Vague ramblings

12 baffled men (and/ or women)

Posted in Musing by Ian Cundell on 20 February, 2013

The, frankly rather entertaining, goings on as the jury completely fail to reach a verdict in the Vicky Pryce case have set me thinking. I’m a fan of the jury system, on balance, but it has been instructive to compare proceedings with the (let’s face it, much more appalling) case of Oscar Pistorius in South Africa where no jury is employed. I read somewhere that South Africa had a jury system until it was realised that largely white jurors tended to convict black defendants disproportionately often. If anyone knows better, please let me know.

Also it has been interesting observing jury “polling” in the United States. That’s not allowed in the UK, where the jury room is sacrosanct – meaning I have to take care what I say, since what follows is my experience from a stint on jury service several years ago. Commentators on the radio are having a merry old time poking fun at the Pryce jury and I confess to being a little bemused myself. But that may be because I was fortunate that one of the three judges in the cases I heard gave very clear and concise guidance on our role and responsibility (implying, you might observe, that two didn’t).

So these are my observations on how juries work, based on my entirely non-scientific survey of three cases.

1. We could have tossed a coin and no-one would have been any the wiser;

2. In one case it was a jury question that settled the verdict, spotting an issue that none of the professionals had picked up on (I’d love to claim credit, but it was another juror);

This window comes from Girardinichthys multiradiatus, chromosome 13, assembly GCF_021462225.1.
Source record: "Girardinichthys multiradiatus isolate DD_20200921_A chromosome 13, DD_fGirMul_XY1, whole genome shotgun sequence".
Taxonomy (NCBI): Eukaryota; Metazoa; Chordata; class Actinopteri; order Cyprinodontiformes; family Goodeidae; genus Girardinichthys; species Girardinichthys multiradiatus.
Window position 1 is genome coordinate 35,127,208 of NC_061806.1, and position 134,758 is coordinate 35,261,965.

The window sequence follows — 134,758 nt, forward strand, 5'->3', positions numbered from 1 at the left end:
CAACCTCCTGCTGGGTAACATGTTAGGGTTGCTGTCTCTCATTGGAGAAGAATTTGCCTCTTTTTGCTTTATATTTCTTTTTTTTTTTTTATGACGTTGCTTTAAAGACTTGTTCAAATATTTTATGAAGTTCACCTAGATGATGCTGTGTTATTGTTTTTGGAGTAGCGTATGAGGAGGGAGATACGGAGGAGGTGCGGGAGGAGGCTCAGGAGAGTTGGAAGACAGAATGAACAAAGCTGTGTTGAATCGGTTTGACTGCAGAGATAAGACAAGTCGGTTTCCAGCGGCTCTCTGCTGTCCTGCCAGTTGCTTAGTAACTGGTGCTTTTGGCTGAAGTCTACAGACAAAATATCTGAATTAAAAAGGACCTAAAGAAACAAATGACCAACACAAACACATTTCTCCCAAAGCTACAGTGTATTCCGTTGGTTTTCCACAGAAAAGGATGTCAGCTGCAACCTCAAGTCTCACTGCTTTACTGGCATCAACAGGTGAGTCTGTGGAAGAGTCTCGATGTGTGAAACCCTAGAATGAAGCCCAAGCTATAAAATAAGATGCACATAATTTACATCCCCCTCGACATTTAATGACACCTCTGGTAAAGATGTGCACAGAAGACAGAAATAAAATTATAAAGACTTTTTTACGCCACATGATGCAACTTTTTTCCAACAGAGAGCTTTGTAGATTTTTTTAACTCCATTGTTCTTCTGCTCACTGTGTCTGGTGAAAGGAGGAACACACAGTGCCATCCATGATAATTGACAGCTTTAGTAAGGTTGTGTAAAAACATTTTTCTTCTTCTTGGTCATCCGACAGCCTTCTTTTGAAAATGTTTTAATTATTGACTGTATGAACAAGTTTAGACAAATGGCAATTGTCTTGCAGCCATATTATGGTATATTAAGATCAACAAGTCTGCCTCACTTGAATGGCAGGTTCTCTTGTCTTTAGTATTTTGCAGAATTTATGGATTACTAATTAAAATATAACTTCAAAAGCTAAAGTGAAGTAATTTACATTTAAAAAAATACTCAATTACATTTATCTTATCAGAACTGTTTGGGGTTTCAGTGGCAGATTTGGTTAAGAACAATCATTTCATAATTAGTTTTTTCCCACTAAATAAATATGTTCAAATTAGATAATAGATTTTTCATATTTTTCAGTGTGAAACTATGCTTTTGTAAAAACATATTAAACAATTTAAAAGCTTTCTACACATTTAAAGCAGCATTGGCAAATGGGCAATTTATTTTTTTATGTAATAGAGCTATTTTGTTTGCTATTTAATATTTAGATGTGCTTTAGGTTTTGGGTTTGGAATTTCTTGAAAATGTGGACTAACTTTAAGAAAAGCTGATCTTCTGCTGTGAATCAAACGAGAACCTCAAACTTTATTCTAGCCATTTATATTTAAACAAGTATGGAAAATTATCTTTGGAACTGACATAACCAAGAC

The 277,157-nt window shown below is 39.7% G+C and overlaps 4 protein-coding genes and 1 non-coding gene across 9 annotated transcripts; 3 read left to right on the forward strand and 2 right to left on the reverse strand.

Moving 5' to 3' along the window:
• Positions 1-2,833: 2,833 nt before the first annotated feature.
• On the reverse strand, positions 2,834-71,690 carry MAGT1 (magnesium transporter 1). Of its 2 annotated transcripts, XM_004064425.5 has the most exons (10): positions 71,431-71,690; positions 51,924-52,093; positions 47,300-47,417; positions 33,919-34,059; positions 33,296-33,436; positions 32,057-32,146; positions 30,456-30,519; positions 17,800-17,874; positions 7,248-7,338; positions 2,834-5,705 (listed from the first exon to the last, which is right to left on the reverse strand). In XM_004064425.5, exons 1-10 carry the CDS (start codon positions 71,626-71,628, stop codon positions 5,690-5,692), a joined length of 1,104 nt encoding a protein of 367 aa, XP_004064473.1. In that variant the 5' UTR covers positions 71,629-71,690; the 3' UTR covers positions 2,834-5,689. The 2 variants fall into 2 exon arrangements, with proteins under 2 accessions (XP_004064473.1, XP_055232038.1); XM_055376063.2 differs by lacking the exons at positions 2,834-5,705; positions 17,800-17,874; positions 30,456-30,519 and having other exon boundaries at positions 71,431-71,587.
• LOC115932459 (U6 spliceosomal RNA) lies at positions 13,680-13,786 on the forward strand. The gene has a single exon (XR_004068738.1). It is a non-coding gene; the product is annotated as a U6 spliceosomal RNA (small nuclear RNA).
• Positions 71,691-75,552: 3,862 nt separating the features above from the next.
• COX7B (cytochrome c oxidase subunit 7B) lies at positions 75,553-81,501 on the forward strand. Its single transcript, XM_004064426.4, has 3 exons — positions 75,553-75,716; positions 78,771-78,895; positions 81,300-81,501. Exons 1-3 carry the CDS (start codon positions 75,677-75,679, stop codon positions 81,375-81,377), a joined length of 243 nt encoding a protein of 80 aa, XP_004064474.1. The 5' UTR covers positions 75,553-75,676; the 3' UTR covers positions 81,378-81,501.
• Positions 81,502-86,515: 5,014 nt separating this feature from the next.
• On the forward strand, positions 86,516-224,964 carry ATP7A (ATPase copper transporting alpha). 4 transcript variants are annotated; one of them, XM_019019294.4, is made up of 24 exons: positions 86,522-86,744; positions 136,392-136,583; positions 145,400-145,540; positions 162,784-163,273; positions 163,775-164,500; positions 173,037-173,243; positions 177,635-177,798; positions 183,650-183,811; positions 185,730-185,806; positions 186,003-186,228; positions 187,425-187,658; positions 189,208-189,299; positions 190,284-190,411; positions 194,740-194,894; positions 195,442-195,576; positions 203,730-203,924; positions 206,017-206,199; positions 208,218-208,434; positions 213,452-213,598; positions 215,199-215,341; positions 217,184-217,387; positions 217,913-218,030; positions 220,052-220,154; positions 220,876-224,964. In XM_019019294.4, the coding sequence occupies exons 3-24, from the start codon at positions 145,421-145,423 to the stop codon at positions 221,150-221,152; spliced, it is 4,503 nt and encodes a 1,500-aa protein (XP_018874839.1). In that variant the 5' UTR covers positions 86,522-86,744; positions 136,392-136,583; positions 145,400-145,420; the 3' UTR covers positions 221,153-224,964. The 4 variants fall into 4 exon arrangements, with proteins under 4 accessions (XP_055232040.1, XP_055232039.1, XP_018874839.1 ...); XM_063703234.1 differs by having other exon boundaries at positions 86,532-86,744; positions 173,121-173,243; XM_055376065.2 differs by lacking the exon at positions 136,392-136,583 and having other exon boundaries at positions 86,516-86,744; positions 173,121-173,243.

3. In any given jury there are:

3 or 4 people who take it very seriously;
2 or 3 who are clearly paying attention but who never quite fully engage, generally going with the majority;
1 or 2 who absolutely refuse to believe that the police are capable or error or fabrication;
The rump, who just want to be elsewhere and go whichever way the wind is blowing.

Despite that, I am quite satisfied that the verdicts we reached on all three cases were correct, and for the right reasons. And I remain more utterly shocked at the approach of the prosecution than anything I saw in a jury room.

Oh, and standing up and saying “Guilty” is damned scary. That’s what you get for wearing a tie.


One Response

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  1. Sharon Birch (Effie) said, on 20 February, 2013 at 7:15 pm

    The psychology of a jury fascinates me. As a police officer who has given evidence in Crown Court, Magistrates Court, Coroner’s Court, Family Court, Juvenile Court and Civil Court, it is scary but I loved it. All of it. I’m with you Ian, on all points, but especially 3. It’s just as I imagined. I’m confident that all the cases I ever gave evidence in and there were some not guilty’s that upset me – but then I dealt with paedophiles and other serious crime for a living. I’ve seen a grown man crumble when having to pass a guilty verdict. Very scary for him without a doubt. I’d love to serve on a jury to see it from the other side. And I’m not so biased to find everyone guilty. I know many tricks of the court and how slick barristers phrase things to their advantage, both prosecution and defence. A good thought-provoking article. Thank you.

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